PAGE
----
You (Probably) Don’t Have To Worry About Two-Headed Shark Attacks
Are mutant double sharks on the rise? Eh.
You’ve probably seen a weird image popping up around the internet lately: A very grumpy looking two-headed shark cupped in the palm of someone’s hand. But are scientists “BAFFLED” by the fact that these “MUTANT SHARKS!” are popping up everywhere? No, not really.
While the thought of bloodthirsty mutants – snarling with twice the bite – is enough to make 2016 sound (even more) like the end of the world, the real story is more grounded. This image, which is eight years old, is cropping up again because of a new, similar study published in October. Researchers in Spain were watching the development of nearly 800 Atlantic sawtail catshark embryos in a lab when one caught their eye.
“Of the 797 embryos examined, the anomalous specimen represents a defect incidence of 0·13%, which seems to be the first estimation of the frequency of dicephalia in sharks,” the researchers write in their study, published in the Journal of Fish Biology.
Dicephalia, as you’ve probably guessed, is the condition of having two heads. In this case, the study authors note, “each head had a mouth, two eyes, a brain, a notochord and five gill openings on each side. The two heads fused behind the gills. … There were two hearts, two oesophaguses, two stomachs, two livers, but a single intestine with a spiral valve.” It’s the first time anyone’s documented a two-headed shark embryo in an oviparous (egg-laying) shark species.
While it’s tempting to hit the panic button on the world’s oceans — surely toxic sludge being pumped into the water is creating these mutant shark monsters, right? — it’s difficult to pin the blame for these two-headed babies on human pollution. In fact, the study’s lead author Valentín Sans-Coma told National Geographic that a genetic disorder seems to be “the most plausible cause for the two-headed catshark,” since the embryos were grown in a lab among 800 brothers and sisters. So these freakish looking fish aren’t the result of radioactive Chemical X, but a fluke of nature. Like the two-headed bull shark found in the Gulf of Mexico in 2013, there’s not strong evidence that they’re born this way due to dirty waters.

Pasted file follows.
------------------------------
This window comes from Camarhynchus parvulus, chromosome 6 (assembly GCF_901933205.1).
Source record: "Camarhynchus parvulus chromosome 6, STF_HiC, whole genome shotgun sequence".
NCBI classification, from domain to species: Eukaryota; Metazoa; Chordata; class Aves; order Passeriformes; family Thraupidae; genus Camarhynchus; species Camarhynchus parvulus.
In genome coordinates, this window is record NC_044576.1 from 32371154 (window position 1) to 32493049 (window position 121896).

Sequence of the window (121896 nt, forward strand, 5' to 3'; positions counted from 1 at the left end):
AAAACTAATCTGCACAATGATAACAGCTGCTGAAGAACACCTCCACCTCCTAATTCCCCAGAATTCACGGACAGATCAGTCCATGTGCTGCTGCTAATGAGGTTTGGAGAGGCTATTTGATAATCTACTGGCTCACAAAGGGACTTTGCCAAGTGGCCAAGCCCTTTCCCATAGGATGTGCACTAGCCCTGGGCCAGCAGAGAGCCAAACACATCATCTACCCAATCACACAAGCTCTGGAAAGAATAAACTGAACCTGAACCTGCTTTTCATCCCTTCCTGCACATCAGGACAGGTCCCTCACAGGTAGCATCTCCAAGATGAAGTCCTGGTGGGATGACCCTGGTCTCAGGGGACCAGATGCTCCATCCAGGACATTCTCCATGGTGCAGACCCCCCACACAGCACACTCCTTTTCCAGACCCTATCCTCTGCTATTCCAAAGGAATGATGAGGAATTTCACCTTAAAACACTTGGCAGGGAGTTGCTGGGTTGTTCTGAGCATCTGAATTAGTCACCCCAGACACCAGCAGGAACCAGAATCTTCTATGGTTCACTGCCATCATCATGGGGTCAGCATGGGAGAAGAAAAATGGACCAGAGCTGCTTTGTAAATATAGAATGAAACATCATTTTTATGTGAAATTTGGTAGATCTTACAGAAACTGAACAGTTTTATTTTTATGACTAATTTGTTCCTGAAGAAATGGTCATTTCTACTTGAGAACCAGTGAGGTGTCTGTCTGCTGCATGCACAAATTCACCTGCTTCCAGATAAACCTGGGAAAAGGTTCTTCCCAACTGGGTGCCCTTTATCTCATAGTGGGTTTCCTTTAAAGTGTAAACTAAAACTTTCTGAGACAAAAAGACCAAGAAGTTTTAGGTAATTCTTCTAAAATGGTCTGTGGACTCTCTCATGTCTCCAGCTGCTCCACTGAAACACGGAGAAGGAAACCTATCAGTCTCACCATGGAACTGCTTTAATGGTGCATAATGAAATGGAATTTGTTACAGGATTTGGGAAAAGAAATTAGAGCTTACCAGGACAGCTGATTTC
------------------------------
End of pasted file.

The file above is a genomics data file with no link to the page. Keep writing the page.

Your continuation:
For some shark species, it’s simply a matter of quantity: Blue sharks, for example, carry up to 50 embryos at a time, some of which are bound to be genetically abnormal — as was the case in a 2011 study.
The perceived uptick in two-headed sharks could also be a result of more researchers studying shark embryos. There are more eyes on these creatures than ever – which means more four-eyed sharks get spotted –and more journals for researchers to publish their findings in. Two-headed animals have been reported for decades, and in an 1800s form of science clickbait, they were known as “double monsters.” Nothing changes.
Because the embryo was killed for the October study, we’ll never know if it could have survived in the wild — but the odds for this double-wide swimmer would have been slim. “Survival after birth may occur, but would likely be very brief,” Michelle Heupel, a researcher at the Australian Institute of Marine Science told Hakai Magazine. “It is unclear whether the two heads will preclude swimming and prey capture, and whether joined internal organs will function adequately.” They’d never survive to swim on their own, let alone pull off a “2-Headed Shark Attack.” Whether that’s a relief or a bummer is totally up to you.